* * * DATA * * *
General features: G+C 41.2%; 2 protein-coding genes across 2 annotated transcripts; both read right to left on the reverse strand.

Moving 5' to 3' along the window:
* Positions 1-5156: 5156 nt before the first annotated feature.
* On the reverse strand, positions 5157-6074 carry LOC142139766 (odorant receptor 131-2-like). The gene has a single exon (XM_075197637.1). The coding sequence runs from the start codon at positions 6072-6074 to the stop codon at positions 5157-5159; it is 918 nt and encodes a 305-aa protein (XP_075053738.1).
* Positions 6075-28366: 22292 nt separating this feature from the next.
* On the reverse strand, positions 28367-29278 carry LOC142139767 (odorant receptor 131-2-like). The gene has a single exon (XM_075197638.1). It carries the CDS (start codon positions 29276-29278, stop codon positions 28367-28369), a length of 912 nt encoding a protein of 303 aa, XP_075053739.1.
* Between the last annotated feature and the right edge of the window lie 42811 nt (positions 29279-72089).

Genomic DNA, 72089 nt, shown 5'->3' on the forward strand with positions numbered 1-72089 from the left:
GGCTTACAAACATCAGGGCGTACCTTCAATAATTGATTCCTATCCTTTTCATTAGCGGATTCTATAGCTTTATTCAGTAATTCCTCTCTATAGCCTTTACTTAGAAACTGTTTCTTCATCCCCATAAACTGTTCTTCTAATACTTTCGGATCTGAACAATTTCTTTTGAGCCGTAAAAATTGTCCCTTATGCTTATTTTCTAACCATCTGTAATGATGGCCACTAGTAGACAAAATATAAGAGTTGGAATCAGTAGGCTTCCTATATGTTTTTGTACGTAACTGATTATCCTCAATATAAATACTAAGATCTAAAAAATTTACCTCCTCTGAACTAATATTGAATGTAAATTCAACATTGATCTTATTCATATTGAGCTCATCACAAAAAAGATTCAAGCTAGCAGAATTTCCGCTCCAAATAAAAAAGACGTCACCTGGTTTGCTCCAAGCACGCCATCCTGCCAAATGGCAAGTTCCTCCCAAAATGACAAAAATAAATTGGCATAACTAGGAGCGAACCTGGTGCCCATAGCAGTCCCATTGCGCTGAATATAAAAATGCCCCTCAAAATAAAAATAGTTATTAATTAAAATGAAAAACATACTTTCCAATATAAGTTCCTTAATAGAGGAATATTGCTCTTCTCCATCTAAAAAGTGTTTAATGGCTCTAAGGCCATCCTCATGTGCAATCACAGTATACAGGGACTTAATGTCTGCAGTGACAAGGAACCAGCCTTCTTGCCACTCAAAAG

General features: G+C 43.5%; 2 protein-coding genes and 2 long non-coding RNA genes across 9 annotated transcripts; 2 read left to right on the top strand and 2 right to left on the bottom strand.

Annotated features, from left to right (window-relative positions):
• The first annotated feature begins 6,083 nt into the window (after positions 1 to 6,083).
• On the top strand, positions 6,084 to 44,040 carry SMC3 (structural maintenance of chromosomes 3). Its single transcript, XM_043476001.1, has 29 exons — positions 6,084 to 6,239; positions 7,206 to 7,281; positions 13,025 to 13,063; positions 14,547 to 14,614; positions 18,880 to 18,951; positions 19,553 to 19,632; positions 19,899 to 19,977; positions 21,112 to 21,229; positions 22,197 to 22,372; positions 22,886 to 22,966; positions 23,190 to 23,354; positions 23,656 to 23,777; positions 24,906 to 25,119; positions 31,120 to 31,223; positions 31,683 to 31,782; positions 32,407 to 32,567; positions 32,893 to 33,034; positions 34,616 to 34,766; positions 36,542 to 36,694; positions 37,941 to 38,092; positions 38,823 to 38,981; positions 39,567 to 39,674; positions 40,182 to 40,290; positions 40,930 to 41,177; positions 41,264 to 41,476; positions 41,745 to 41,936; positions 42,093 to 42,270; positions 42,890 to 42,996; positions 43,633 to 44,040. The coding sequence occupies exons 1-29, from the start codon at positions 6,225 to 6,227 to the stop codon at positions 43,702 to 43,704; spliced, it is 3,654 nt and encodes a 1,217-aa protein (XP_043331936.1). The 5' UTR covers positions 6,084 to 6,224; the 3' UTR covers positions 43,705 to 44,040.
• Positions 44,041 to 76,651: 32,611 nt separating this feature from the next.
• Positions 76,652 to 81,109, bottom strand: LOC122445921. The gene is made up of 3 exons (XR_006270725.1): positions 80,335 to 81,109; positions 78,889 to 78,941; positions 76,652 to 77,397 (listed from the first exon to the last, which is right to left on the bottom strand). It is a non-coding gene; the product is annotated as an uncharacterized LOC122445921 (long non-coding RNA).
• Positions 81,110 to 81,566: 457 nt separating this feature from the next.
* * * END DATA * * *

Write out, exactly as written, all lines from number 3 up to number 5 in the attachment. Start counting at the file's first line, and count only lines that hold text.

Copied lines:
* Positions 1-5156: 5156 nt before the first annotated feature.
* On the reverse strand, positions 5157-6074 carry LOC142139766 (odorant receptor 131-2-like). The gene has a single exon (XM_075197637.1). The coding sequence runs from the start codon at positions 6072-6074 to the stop codon at positions 5157-5159; it is 918 nt and encodes a 305-aa protein (XP_075053738.1).
* Positions 6075-28366: 22292 nt separating this feature from the next.